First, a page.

TITLE: Chasing Lights
BAND: Reckless Serenade
RELEASED: August 17th 2013
As it’s pretty well-known that I love pop-punk music, I get asked to review a lot of upcoming bands in the genre, which I’m so grateful for. My love of the sound means I’m always going to love the basis of a pop-punk album but of course, some of them nail the authentic classic sound better than others.
After I got over the initial humming of the Arctic Monkeys song with which they share their name, I pressed play on Reckless Serenade’s latest EP Chasing Lights. The New York five-piece launch straight into their high-energy pop-rock with opening track LVLFD. Metallic guitars, crashing drums and a fast vocal delivery with lyrics concerning worries about the future. It’s a great teen party song although I found the harmonies a bit whiney, the fireworks to end were a great quirky way of rounding it off.
Moving on to With Us, Without Us which deals with the tough issue of death in an upbeat manner. Bouncing fuzzy guitars contrast the deep subject matter which is nodded to in the deep bass solo in the second verse. Angst pushes it forward to the end, where it drifts into Sunrise. Guitars play tricks in the intro creating a dramatic opening. There are some clever descriptions in the lyrics as the song tells the tale of an older person giving advice to a youth about living in the moment.
Firing from all cylinders is Cage Rage. Aggression pours through the instruments while the vocals adopt a creeping sinister tone. The story follows the mystery of someone going missing in a small town, which really seems to resonate throughout the track. A funky blues breakdown provides a twist in the track before it’s brought back to the metal screams and impressive guitar runs.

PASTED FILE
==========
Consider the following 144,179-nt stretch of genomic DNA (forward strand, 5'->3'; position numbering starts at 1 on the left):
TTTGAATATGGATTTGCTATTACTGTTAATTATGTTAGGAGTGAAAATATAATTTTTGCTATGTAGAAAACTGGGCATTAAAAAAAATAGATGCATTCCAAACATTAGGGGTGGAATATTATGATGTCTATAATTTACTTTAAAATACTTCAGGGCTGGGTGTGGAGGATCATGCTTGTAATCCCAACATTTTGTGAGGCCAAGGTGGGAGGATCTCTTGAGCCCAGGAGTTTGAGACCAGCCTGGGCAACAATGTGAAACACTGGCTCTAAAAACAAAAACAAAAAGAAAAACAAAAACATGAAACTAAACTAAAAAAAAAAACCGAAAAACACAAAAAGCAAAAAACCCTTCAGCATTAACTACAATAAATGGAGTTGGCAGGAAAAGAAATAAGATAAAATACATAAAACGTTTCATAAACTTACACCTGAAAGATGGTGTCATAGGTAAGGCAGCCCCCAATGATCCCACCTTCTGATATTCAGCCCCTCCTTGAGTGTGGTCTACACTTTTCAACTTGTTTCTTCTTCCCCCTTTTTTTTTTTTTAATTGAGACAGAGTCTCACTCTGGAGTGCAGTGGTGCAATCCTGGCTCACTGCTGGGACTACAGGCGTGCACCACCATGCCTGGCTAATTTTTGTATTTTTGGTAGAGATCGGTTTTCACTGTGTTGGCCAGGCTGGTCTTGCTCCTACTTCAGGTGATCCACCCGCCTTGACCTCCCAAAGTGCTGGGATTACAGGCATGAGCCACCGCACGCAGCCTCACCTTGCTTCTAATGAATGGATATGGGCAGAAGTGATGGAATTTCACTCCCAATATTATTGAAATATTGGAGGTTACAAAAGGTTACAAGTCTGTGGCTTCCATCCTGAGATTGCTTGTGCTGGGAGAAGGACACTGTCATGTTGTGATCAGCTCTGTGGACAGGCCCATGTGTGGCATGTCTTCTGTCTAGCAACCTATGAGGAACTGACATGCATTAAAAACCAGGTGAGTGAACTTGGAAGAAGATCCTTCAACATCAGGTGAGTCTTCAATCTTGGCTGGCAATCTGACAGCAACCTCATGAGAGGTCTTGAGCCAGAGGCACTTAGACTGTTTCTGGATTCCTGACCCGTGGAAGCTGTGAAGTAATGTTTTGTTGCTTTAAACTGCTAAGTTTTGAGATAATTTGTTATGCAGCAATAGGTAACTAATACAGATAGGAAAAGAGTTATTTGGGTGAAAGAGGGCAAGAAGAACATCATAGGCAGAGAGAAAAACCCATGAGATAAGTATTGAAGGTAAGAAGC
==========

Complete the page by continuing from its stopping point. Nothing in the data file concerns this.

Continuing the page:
My favourite track is definitely Diamond Kid. The story is a beautiful one about someone who has shut themselves away from society due to depression. The lyrics encourage them to remember how special they are and see how much love there is for them. A calm sad deep guitar weeps during the beginning before the pop-punk lifts things up and the closing lines “There’s a light at the end of this. It’s been dark for so long, you can’t imagine it” are incredibly powerful.
Themes of lovers bringing a lightness to the narrator’s life is something that is visited a few times on the album. Winter Bones and 2 A.M both sing praises of love interests changing lives. Sickly sweet Winter Bones is a fairytale affair with a country guitar while closing track 2 A.M is a philosophical track about finding a purpose in life. Both are hopeful and uplifting which is often the core of pop-punk songs.
Youthful themes such as breaking free from the places and situations we were born into is another common theme that Reckless Serenade draw from. Missile has a slamming repetitive chorus and bouncing crashing metallic instruments. The guitar solo is a beautiful glittering showcase that creates a lovely soundscape which contrasts the brutal nature of the song.
The pairing of Our Year and Weather Permitting shows two different reactions to a break-up. Our Year is the anger towards an ex and determination to move on while Weather Permitting is about missing someone. Covering all emotions, there’s a song for every kind of heartache which means that Reckless Serenade can speak to everyone on the same record.
The album’s big ballad is Burn Brighter, which is stripped back allowing the vocals to shine. Haunting tones and sinister irregular piano leave it open and raw. It suggests that there is an inner passion inside all of us that is waiting to get out. A soft shuffle arrives in the second half of it while a slow drum plays it out amidst a strong lingering atmosphere. Title track Chasing Lights is the only big commercial song on the album. It lends itself perfectly to the sound of pop-punk and although there is a sense of tired hopelessness in the lyrics, it has a young energy running through it.
All in all, Chasing Lights is an album that isn’t exactly full of hits but there are some real gems. Reckless Serenade’s strongest asset is their story-telling, which speaks to a young adult audience. Dealing with issues that affect and interest teens, they’re finding their niche and bringing with it the nostalgic twenty-somethings. There is a touch more metal in their sound than most pop-punk bands but they’re far from honing the grit and darkness of heavy rock.